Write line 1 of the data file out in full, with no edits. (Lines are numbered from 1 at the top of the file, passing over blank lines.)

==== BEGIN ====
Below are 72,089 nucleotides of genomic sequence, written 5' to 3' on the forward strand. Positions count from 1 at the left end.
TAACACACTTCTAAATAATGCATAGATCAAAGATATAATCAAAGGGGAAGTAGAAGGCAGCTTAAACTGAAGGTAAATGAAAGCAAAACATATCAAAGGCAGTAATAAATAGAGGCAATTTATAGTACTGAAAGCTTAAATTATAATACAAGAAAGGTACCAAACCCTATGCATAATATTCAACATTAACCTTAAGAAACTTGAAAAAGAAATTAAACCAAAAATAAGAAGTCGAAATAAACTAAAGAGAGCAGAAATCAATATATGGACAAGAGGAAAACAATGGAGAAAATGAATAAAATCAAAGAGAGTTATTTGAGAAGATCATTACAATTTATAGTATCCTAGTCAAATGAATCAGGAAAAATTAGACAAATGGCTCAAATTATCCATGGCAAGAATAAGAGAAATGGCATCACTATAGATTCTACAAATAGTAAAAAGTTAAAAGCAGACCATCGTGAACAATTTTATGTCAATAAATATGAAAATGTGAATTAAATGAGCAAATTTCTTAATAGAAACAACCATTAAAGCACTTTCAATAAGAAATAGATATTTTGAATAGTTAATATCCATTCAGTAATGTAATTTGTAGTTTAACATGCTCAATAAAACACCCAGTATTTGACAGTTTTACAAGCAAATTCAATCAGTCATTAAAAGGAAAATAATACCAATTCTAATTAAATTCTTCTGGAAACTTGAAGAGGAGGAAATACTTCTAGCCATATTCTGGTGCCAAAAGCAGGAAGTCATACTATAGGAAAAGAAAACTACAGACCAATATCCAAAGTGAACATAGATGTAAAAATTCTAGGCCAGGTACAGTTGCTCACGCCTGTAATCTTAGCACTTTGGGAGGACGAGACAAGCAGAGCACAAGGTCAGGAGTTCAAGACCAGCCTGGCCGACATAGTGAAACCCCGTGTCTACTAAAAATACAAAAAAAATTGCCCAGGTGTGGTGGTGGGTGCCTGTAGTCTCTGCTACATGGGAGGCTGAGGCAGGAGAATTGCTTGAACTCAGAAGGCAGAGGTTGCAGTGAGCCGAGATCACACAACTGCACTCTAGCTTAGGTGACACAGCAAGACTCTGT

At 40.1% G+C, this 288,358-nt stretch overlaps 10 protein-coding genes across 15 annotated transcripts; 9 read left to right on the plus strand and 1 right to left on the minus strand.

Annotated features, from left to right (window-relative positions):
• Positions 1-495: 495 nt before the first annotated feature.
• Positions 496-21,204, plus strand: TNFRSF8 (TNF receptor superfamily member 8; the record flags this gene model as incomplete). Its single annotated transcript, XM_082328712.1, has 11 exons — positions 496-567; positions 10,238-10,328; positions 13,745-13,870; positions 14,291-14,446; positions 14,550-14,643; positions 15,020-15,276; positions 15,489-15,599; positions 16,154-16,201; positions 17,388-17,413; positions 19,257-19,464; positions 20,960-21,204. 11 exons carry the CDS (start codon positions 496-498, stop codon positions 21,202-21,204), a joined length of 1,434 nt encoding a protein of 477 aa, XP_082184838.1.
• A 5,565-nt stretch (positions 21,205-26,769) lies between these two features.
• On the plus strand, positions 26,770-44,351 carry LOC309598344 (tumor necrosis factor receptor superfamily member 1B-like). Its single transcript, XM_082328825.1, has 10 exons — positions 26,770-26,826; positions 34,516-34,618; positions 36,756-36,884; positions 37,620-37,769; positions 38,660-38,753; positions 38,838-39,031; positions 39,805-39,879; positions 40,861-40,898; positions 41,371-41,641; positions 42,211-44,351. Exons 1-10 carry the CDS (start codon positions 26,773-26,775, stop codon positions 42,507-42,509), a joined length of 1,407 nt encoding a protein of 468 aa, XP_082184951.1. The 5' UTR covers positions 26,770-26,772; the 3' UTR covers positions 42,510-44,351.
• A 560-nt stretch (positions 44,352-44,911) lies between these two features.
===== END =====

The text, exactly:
Below are 72,089 nucleotides of genomic sequence, written 5' to 3' on the forward strand. Positions count from 1 at the left end.